Identify and remediate factual errors, or misconceptions: It is clear that reasonable people will disagree on the appropriate result even in circumstances where factual information is correctly shared. As a mediator, I see cases where the facts as identified in the briefs or opening statements are different. If the issue is one of perception, then there may be little you can do. Credibility battles between parties are rarely worked out in the mediation forum. However, more often than not a proper review of the documentation will correct the error. On a practical level identifying the errors means paying attention to the other negotiator’s brief, and paying attention to the other negotiator’s opening statement. If you don’t pay attention, then you can’t identify the error. Once the error is identified, find the record, review it, and pass along the information. This means having your file available, or at least having access to it.
Identify and remediate information voids: means having access to the between the parties are sometimes, I am able to see that the analysis of one party to the negotiation is missing something. Drilling down on the position will sometimes get to a point whereby the party identifies what from their perspective is missing for them to accept the analysis of the other party to the dispute. Sometimes the information is at hand, other times it can be obtained at the mediation, and still other times, it may be necessary to obtain additional information in the future. Rather than walk away from the process without a deal, if the party who is missing the information explains precisely what they need to empower them to advance the negotiation, then the and the other party is willing and able to provide, then it makes sense to simply adjourn the discussion.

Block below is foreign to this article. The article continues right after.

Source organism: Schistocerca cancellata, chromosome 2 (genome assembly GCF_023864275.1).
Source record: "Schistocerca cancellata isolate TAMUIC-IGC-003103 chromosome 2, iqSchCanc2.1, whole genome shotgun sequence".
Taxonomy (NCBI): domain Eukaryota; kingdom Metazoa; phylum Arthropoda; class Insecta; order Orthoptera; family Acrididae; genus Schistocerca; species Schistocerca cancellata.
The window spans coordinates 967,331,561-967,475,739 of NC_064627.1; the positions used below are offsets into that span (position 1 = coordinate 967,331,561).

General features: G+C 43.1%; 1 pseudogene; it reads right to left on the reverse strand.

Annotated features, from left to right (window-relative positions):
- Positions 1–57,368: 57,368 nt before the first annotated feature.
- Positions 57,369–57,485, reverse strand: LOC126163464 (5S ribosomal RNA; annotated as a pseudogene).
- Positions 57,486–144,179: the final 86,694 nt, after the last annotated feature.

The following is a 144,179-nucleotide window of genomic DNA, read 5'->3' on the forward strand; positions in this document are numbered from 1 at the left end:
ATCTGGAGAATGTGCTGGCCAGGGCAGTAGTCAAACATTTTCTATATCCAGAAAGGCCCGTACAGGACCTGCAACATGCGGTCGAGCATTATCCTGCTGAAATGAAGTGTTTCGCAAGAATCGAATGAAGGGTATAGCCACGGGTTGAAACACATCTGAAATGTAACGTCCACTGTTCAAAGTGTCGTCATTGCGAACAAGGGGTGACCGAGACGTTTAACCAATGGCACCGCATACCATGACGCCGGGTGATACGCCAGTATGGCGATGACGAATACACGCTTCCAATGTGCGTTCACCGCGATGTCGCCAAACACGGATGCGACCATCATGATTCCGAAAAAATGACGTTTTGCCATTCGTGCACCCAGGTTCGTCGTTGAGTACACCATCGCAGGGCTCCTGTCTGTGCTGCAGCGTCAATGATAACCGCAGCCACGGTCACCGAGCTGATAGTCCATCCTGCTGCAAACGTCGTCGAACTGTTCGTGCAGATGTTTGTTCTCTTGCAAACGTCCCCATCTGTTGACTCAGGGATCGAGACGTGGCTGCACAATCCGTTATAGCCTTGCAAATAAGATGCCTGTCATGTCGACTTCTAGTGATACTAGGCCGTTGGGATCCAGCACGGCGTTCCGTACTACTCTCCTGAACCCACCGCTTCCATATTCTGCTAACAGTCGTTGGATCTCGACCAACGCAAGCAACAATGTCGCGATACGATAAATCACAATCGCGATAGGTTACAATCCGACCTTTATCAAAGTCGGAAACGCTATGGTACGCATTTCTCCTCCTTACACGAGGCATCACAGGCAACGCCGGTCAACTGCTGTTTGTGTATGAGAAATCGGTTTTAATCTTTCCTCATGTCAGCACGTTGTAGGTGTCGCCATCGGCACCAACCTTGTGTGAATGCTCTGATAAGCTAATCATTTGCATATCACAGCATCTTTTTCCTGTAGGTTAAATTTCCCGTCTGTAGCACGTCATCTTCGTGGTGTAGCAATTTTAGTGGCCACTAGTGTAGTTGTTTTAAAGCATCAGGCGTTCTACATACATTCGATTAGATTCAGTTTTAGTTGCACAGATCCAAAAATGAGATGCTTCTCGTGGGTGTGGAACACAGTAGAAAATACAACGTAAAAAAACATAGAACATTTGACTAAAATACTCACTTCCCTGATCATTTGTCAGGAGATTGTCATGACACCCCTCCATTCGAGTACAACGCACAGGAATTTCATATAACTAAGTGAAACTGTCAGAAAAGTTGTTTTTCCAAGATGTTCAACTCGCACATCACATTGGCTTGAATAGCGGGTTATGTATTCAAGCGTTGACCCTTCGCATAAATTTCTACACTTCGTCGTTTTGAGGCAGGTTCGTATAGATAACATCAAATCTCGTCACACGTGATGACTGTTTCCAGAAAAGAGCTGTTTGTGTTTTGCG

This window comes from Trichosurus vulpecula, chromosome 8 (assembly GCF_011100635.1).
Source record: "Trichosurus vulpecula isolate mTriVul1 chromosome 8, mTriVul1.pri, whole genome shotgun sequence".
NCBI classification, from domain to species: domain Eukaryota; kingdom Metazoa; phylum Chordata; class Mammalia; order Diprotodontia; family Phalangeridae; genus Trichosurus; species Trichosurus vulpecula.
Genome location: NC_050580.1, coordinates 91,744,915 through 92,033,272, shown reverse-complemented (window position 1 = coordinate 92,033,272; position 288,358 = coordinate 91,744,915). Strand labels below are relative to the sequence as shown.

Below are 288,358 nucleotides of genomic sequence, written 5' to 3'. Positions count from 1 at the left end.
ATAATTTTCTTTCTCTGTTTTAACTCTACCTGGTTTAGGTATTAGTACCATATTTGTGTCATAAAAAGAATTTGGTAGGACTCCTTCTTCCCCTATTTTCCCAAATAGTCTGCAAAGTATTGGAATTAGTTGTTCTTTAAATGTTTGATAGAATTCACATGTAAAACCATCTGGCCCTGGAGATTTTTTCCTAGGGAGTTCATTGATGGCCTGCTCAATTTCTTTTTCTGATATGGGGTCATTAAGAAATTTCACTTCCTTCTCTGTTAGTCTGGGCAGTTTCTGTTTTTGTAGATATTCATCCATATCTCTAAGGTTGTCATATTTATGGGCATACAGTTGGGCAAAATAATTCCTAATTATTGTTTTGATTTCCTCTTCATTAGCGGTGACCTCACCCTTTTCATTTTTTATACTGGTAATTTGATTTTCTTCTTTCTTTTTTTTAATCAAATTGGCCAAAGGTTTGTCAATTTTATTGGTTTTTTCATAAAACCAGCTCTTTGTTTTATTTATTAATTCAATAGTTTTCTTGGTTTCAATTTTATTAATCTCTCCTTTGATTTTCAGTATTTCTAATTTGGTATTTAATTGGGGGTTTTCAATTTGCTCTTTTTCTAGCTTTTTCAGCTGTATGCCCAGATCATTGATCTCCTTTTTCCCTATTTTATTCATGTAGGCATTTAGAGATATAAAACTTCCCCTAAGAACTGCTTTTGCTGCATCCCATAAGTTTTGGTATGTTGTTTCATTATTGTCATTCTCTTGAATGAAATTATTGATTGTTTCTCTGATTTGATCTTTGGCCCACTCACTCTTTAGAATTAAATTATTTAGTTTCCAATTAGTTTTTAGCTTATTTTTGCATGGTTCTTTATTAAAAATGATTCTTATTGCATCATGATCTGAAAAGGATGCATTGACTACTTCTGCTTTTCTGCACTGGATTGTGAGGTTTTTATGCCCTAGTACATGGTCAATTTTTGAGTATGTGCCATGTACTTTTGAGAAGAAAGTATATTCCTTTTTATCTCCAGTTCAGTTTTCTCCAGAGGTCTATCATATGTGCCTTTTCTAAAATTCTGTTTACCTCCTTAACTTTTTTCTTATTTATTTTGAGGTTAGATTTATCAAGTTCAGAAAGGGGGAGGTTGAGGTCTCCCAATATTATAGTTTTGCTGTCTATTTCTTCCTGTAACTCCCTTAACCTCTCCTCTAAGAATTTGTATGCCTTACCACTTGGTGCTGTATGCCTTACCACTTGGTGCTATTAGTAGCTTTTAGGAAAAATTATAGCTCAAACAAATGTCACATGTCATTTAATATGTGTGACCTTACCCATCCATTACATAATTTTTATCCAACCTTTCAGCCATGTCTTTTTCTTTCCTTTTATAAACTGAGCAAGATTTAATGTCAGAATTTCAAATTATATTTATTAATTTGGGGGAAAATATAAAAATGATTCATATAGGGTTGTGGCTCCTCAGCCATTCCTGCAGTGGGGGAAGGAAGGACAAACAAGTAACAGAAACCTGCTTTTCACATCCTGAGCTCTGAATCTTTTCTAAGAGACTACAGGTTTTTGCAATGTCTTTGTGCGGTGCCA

Isolate points of agreement to isolate points of disagreement: A typical negotiation has multiple moving parts. Typically some of the portions of the negotiation are easily resolved. If those issues are identified, and set aside, the remaining dispute typically looks much more manageable.
Re-engage a joint session: Mid-way through the negotiation, a further joint session to discuss the concerns about trajectory, or progress can have the effect of breaking down barriers, or obstacles to the advancement of the negotiation. In such a meeting, discussing the settled, or almost settled issues operates to isolate the size of the ongoing dispute.
Stepping down: Obviously getting the entire matter resolved is the goal. However, if that seems unlikely, then it is appropriate to consider settlement of portions of the case, if practical. In multi-party litigation this can mean settling with one party but not another. While there is usually litigation risk to settling a portion of the case, there is always risk if you don’t. Consider the fact that any settlement that shortens the trial, minimizes litigation risk, or anticipated expense has value to your client. Consider settling liability, but not damages, or vice-versa. Quite often, when a portion of the case is settled, economies of scale operate to make the remaining dispute not worth trying.
Measure your alternatives: Doing nothing doesn’t count as an option. You are engaged in a dispute, and it will come to and end. The goal is and always should be to ensure that the dispute ends as favourably as possible.
Disengage – If you are not going to settle your case, then there is still a valuable way to walk away from a negotiation. It is a rare day when the client’s interests are furthered by storming out of a mediation angry. There can be little doubt that frustration derives from unrealized expectations. Having said that, any additional information that can be learned on the way out of the negotiation will serve the client’s interests in the fullness of time.